Seifert: Yeah and that’s how the first issue of Witch Doctor started. It’s our exorcist story and the first thing that happens is it’s basically the final scene of The Exorcist and the priest is in unconscious and Doctor Morrow comes in and sedates the kid, has an argument with the priest and then goes and figures out what’s wrong with the kid and how to start treating him.
CB: And he’s a bit of a mad doctor, I take it. You can tell from the haircut and the eyes.
CB: He might be the sanest of all his cohort, though.
Seifert: I had a really fun bit because everybody perceives him as a mad scientist. Fans perceive him as a mad scientist, Lukas-- it took me a long time, Lukas just kept going for kind of like standard mad scientist looks for him, until I finally got him to do more like the genteel old Southern doctor with the crazy hair. So there’s a bit in the fourth issue where the monsters show up and they’re like fish people and they have tridents -- which from a distance look like pitchforks -- and they have flaming torches and they’re like attacking the doctor’s headquarters.
CB: Oh, that’s just funny. That’s the total role reversal.
Seifert: And the assistant says, “The villagers are storming the castle.” And the doctor says, “I’m not a mad scientist. Why does everyone think I’m a mad scientist?” Which was me kind of talking to the audience.
CB: That’s interesting right there because you have Van Helsing and Van Helsing’s also not a mad scientist.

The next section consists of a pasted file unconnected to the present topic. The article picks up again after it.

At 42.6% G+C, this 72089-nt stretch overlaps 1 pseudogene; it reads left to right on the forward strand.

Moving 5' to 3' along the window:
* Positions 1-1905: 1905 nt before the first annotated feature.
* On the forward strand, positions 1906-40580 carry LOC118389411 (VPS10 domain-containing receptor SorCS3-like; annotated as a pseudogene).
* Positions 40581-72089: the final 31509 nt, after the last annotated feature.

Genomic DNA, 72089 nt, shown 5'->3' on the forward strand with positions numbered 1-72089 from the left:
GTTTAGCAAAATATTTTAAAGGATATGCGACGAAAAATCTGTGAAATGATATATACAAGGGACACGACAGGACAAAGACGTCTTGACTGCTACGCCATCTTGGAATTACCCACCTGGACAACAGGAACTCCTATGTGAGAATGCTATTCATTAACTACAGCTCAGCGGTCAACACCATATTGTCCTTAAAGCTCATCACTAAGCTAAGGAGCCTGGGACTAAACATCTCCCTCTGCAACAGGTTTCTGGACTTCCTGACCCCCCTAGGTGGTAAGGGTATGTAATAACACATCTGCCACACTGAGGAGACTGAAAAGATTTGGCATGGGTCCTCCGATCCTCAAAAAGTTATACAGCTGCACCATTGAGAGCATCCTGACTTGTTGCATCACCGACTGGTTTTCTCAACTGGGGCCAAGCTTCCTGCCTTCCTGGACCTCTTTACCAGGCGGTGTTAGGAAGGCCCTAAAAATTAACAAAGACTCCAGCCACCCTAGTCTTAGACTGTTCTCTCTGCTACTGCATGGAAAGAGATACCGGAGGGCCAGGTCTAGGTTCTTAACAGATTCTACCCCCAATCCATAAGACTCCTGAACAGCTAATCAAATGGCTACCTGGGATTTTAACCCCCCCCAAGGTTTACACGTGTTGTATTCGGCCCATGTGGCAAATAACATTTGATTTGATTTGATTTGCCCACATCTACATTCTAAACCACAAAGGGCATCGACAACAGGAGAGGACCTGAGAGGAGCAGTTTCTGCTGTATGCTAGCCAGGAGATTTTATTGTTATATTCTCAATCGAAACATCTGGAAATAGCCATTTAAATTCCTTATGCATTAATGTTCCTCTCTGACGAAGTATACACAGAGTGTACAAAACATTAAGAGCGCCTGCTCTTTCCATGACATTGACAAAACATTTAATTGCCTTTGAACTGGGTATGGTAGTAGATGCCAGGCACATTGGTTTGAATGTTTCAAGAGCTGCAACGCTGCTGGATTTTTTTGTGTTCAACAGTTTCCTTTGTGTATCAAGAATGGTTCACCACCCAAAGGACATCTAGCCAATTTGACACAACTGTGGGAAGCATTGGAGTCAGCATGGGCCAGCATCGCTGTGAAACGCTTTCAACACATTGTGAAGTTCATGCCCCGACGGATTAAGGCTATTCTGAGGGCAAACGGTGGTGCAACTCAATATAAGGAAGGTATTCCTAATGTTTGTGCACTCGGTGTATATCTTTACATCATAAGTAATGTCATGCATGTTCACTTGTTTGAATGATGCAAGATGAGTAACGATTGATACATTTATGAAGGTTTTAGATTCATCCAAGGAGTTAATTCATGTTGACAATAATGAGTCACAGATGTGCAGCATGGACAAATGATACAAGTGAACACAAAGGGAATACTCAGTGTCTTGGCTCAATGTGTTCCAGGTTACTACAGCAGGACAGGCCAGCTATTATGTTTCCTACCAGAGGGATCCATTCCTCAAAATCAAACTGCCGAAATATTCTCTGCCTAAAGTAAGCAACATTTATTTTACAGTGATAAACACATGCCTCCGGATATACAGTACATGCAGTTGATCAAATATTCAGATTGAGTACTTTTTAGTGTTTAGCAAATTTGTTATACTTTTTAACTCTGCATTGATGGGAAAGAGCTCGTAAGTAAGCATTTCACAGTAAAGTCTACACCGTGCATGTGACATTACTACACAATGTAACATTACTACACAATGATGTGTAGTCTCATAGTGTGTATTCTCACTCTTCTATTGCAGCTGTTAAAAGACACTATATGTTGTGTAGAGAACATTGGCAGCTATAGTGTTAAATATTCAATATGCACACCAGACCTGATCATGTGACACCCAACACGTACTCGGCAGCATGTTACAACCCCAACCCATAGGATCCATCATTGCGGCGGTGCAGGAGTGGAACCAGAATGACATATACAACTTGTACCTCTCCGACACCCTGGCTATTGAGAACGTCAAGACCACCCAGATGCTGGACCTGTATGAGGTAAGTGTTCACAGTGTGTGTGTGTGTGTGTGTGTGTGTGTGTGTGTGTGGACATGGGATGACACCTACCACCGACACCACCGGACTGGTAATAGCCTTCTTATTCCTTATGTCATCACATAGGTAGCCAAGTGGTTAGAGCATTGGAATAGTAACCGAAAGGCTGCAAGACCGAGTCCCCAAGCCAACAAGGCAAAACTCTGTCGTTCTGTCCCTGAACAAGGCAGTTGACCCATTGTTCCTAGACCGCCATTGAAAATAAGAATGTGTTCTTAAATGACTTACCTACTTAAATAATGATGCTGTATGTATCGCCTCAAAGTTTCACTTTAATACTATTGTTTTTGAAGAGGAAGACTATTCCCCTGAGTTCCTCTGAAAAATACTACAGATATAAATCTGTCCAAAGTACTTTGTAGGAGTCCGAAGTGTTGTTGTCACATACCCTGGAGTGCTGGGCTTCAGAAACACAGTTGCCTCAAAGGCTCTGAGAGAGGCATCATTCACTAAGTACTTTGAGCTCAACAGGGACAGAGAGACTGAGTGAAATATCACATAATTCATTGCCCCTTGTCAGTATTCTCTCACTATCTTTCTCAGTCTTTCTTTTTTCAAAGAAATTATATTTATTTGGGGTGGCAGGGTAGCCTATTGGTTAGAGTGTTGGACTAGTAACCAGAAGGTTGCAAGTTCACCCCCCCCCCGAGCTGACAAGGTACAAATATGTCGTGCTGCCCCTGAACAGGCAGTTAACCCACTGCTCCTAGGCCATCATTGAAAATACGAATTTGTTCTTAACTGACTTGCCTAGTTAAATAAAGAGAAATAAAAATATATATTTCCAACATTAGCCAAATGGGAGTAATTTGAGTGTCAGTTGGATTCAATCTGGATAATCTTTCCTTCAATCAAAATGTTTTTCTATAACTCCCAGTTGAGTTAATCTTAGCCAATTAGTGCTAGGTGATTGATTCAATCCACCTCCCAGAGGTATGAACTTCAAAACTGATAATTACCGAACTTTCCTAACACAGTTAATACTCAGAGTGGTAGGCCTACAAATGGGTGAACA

Seifert: Yeah, exactly.
CB: Versus Doctor Frankenstein. Mad scientist.
Seifert: Yeah, he’s a bit of a mad scientist, yeah. Lukas based a lot of the visual of Doctor Morrow on Wrightson’s Frankenstein. For example the hair. Initially it was much more overt and he scaled it down a bit, made its own thing. But yeah, all that stuff is there. It’s all influences along with all kinds of other random stuff.
CB: Let’s wrap this up since the convention will be closing soon. Give us some hints how Mal Practice is going to wrap up?
Seifert: I kind of feel like the first three issues was a bit of a slow build, whether or not that was apparent to the fans. And then issue four, it got really crazy and then the next two issues just get crazier and crazier. Then we end on... everybody’s favourite moment in the first mini-series is the baby-shaking -- to get the changeling to reveal itself you’ve got to abuse it -- so he shakes it. And that was like everybody’s favorite bit. And so this time what the doctor does to save the day is even cooler than that.
CB: Perfect; thanks Brandon!